Anyone over 35 there? Third edition

discussion

#2027

Thank you folks,
much appreciated for all the welcomes and comments. Nice place here already. The future could be bright!!! Cheers all round.


#2028

G’day and welcome. The split structure of WP (chat separate from the profiles and writing) is a poser at first. I get tired of chatty teens who don’t seem to know much of anything and writers who are narrowly focussed on a genre to the exclusion of all else.

But there are interesting people with worthwhile comments, and flashes of genuine humour and wit. This thread is among the best I’ve found for conversation, so I try to keep it active.


#2029

Welcome. Don’t mind the youn’uns. We sure don’t! :rofl: Everyone gets frustrated with writing. Pull up a (cyber) chair and stay a while.


#2030

I am giving Grammar Lessons over HERE if you want to join the jocularity! –

Come and get in on the fun! :smiley:


#2031

Saw JP Sears live this evening. It must be hard to keep the humor coming for 45 minutes and bounce around anything that’ll make people laugh yet try to keep a common thread to it all. His videos are much better, in part because he can stick to one topic and keep it short.

Have any of you lot ever tried comedy? Our boy-man has tried it a few times. He runs his stories by us and we’re usually like, “Em, no, not a great idea.” I think at this age he forgets the audience has every decade in it, so you can 't be really crude and expect people to find it hilarious.

image


#2032

I can tell great crazy stupid stories, and crack up the whole room. The problem is, you see, that I laugh too much at my own jokes.

Plus, some people don’t realize that doing Comedy s hard! :stuck_out_tongue:


#2033

I might join that. I might also get teaching flashbacks if I go there. :stuck_out_tongue_closed_eyes:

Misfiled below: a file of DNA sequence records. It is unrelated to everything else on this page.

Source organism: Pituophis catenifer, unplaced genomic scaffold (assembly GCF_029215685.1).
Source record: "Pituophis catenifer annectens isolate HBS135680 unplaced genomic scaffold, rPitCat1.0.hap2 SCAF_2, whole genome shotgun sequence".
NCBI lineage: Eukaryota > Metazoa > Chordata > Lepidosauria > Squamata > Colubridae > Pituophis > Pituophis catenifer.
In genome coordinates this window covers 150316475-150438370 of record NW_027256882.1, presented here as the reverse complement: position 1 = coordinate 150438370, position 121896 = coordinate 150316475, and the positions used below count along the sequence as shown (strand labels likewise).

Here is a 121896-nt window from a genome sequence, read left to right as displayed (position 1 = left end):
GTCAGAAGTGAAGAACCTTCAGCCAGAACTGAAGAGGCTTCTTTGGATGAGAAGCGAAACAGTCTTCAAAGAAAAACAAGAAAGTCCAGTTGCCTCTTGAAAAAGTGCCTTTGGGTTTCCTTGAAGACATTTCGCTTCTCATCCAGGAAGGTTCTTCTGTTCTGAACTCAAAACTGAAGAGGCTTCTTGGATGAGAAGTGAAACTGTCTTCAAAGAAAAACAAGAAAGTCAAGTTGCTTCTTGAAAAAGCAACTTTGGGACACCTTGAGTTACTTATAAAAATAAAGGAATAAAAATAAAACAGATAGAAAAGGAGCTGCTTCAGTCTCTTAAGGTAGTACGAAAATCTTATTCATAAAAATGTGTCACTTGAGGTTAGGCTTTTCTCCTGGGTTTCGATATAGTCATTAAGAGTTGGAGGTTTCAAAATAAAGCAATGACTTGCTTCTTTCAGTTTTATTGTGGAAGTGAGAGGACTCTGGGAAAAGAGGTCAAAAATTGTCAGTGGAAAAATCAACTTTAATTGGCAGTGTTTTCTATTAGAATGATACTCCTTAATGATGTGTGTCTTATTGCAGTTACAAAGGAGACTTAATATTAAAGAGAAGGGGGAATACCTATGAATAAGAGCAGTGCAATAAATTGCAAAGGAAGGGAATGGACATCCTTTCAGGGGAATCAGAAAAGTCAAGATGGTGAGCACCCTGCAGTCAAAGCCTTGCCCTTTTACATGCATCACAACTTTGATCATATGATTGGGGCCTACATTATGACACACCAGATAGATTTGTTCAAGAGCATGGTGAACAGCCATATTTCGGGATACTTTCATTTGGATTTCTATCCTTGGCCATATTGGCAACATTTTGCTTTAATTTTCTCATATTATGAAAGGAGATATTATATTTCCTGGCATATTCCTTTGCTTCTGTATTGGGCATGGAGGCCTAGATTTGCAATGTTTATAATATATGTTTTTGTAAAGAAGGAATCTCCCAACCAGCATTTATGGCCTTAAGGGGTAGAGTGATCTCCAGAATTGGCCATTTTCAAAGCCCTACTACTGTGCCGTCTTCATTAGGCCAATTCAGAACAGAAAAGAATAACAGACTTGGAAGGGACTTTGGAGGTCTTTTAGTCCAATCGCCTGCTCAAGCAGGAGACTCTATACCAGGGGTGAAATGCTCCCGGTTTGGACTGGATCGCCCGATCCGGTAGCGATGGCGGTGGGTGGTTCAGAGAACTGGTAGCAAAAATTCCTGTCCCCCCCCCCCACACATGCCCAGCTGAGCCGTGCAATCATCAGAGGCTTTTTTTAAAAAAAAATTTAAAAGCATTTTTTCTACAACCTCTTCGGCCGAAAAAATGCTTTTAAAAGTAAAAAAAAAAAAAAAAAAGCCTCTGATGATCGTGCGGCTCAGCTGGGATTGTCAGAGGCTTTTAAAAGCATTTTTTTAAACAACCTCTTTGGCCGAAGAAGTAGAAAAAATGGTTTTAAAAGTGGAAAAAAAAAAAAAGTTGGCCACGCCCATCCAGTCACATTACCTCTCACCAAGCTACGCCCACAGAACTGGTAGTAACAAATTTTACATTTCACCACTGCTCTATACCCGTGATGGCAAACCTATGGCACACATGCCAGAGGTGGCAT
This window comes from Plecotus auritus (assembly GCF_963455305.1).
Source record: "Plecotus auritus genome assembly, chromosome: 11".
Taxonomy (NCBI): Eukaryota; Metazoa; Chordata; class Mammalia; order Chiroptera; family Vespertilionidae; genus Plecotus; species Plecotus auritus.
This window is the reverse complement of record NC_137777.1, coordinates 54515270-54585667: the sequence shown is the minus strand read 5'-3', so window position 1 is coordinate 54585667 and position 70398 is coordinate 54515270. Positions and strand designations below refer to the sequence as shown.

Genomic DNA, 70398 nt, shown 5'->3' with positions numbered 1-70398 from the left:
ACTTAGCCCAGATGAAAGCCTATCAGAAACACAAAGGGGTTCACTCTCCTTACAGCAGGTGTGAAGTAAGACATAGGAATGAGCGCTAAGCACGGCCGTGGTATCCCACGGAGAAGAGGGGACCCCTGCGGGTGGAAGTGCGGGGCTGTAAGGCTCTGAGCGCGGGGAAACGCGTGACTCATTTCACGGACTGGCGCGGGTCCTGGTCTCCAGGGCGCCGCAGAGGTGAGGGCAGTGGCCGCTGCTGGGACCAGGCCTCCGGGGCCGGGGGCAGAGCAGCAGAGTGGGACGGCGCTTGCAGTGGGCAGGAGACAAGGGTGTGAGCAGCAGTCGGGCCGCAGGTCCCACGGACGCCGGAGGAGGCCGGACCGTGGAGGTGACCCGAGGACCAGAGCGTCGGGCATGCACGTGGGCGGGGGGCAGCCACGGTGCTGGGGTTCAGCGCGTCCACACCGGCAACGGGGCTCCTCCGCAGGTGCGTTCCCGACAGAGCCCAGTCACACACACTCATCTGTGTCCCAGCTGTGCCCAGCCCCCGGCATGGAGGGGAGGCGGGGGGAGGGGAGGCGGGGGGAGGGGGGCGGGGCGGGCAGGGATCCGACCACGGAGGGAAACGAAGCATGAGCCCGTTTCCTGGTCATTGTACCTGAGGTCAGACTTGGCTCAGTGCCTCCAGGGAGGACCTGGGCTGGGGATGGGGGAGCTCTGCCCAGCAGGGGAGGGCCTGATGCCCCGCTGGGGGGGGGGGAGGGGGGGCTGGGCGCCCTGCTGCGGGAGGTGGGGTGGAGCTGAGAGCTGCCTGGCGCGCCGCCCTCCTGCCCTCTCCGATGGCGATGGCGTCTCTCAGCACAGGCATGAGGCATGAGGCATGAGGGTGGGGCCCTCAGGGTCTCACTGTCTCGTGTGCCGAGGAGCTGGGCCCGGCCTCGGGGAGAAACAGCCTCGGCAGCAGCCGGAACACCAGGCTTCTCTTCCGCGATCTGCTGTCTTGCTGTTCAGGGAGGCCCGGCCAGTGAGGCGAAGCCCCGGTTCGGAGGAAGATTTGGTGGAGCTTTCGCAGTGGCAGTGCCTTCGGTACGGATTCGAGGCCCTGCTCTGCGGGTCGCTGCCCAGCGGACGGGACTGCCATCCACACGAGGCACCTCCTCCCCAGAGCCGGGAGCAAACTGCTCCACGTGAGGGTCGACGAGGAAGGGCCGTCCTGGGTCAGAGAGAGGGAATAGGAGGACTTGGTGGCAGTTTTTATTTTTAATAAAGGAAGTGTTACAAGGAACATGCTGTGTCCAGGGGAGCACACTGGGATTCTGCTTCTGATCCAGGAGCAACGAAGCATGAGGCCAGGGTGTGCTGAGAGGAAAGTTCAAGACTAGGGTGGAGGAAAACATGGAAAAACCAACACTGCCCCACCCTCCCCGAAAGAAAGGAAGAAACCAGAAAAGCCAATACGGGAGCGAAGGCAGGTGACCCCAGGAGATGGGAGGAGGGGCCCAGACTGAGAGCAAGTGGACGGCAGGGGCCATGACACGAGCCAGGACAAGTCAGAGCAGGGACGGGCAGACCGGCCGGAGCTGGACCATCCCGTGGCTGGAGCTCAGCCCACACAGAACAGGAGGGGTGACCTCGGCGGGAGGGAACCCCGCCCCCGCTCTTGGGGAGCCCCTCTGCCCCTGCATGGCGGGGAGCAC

#2034

Nearly everything I say is a joke, but nobody laughs.

Too subtle (or insidious).


#2035

See? Now that’s funny! :smiley:


#2036

Watched a Sears viddy:

Kept waiting for him to take a bite, but he wasn’t that far into it. My favourite bit was the end, where a doggo went after the meat he’d been waving around.

The idea of doing a stand-up comedy gig makes me shudder. You’d have to relish being the centre of attention and be able to project a strong personality or character. You’d need an acute sense for the mood of an audience. You’d need a quick verbal wit, so you could respond to crowd comments and cues with zingers. You’d have to be able to restrain your temper when people say awful things or yell insults, and ideally turn that to comic ends.

There’s no way I could do all that while being stared at by a crowd. I’d probably dash offstage howling. Friends have lent me DVDs of Eddie Izzard and Sarah Silverman, and I like watching them.


#2037

I die laughing every time I watch it.


#2038

I remember the last time I saw a comic, when I was on a cruise through the Caribbean . He was kind of flailing, so he turned to the audience.

“There’s always newlyweds on a cruise. Is anyone here a newlywed?”
A couple right in front of him stuck up their hands.
“Great? Is this your first cruise? Your honeymoon?”
They confirmed it was.
“Oh. Being on a cruise is great for newlyweds. Where are you from?”
They said something like Kentucky. It was hard for me to hear them because I was sitting behind them about a dozen rows. The cruise itself had pulled out of Galveston, in Texas.
“That’s really far away. So, did you fly down first, to Galveston?”